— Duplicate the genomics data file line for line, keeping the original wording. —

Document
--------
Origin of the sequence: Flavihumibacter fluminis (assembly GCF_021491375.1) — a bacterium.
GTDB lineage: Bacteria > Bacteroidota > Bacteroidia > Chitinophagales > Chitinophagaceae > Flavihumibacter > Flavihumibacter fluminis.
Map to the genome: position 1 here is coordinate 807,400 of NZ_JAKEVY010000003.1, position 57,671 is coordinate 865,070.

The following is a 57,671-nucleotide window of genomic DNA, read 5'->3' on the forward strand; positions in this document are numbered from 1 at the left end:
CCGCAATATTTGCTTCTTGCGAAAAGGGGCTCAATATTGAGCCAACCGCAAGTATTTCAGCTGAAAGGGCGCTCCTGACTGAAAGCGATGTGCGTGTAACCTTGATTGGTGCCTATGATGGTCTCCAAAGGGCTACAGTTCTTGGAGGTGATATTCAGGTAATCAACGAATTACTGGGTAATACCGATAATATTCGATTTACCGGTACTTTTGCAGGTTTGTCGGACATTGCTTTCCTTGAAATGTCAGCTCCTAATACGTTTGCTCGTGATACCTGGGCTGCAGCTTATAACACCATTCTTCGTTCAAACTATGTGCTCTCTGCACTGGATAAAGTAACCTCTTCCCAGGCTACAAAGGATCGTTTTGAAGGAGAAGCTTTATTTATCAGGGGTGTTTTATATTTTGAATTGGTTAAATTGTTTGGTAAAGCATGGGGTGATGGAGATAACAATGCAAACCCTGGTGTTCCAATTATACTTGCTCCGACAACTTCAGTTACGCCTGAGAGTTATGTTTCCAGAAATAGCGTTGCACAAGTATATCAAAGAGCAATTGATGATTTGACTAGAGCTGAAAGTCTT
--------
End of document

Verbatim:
Origin of the sequence: Flavihumibacter fluminis (assembly GCF_021491375.1) — a bacterium.
GTDB lineage: Bacteria > Bacteroidota > Bacteroidia > Chitinophagales > Chitinophagaceae > Flavihumibacter > Flavihumibacter fluminis.
Map to the genome: position 1 here is coordinate 807,400 of NZ_JAKEVY010000003.1, position 57,671 is coordinate 865,070.

The following is a 57,671-nucleotide window of genomic DNA, read 5'->3' on the forward strand; positions in this document are numbered from 1 at the left end:
CCGCAATATTTGCTTCTTGCGAAAAGGGGCTCAATATTGAGCCAACCGCAAGTATTTCAGCTGAAAGGGCGCTCCTGACTGAAAGCGATGTGCGTGTAACCTTGATTGGTGCCTATGATGGTCTCCAAAGGGCTACAGTTCTTGGAGGTGATATTCAGGTAATCAACGAATTACTGGGTAATACCGATAATATTCGATTTACCGGTACTTTTGCAGGTTTGTCGGACATTGCTTTCCTTGAAATGTCAGCTCCTAATACGTTTGCTCGTGATACCTGGGCTGCAGCTTATAACACCATTCTTCGTTCAAACTATGTGCTCTCTGCACTGGATAAAGTAACCTCTTCCCAGGCTACAAAGGATCGTTTTGAAGGAGAAGCTTTATTTATCAGGGGTGTTTTATATTTTGAATTGGTTAAATTGTTTGGTAAAGCATGGGGTGATGGAGATAACAATGCAAACCCTGGTGTTCCAATTATACTTGCTCCGACAACTTCAGTTACGCCTGAGAGTTATGTTTCCAGAAATAGCGTTGCACAAGTATATCAAAGAGCAATTGATGATTTGACTAGAGCTGAAAGTCTT